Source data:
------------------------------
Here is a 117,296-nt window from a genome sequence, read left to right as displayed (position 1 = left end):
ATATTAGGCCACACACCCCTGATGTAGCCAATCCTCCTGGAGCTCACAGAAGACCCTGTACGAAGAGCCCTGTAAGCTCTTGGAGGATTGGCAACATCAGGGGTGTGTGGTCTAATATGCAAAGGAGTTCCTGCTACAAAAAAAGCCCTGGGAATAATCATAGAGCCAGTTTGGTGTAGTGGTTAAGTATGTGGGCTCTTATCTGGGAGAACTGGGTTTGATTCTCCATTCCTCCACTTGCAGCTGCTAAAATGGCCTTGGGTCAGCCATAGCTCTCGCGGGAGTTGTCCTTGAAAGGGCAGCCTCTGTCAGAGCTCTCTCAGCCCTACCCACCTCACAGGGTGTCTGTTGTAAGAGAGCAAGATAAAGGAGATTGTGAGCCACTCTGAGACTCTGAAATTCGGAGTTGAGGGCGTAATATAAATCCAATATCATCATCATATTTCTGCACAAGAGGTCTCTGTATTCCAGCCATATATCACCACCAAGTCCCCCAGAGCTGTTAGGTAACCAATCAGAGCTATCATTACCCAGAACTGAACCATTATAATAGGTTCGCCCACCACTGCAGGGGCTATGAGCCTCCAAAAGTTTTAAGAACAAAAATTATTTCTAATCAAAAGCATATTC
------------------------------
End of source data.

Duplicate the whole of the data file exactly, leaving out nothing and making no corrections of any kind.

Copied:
Here is a 117,296-nt window from a genome sequence, read left to right as displayed (position 1 = left end):
ATATTAGGCCACACACCCCTGATGTAGCCAATCCTCCTGGAGCTCACAGAAGACCCTGTACGAAGAGCCCTGTAAGCTCTTGGAGGATTGGCAACATCAGGGGTGTGTGGTCTAATATGCAAAGGAGTTCCTGCTACAAAAAAAGCCCTGGGAATAATCATAGAGCCAGTTTGGTGTAGTGGTTAAGTATGTGGGCTCTTATCTGGGAGAACTGGGTTTGATTCTCCATTCCTCCACTTGCAGCTGCTAAAATGGCCTTGGGTCAGCCATAGCTCTCGCGGGAGTTGTCCTTGAAAGGGCAGCCTCTGTCAGAGCTCTCTCAGCCCTACCCACCTCACAGGGTGTCTGTTGTAAGAGAGCAAGATAAAGGAGATTGTGAGCCACTCTGAGACTCTGAAATTCGGAGTTGAGGGCGTAATATAAATCCAATATCATCATCATATTTCTGCACAAGAGGTCTCTGTATTCCAGCCATATATCACCACCAAGTCCCCCAGAGCTGTTAGGTAACCAATCAGAGCTATCATTACCCAGAACTGAACCATTATAATAGGTTCGCCCACCACTGCAGGGGCTATGAGCCTCCAAAAGTTTTAAGAACAAAAATTATTTCTAATCAAAAGCATATTC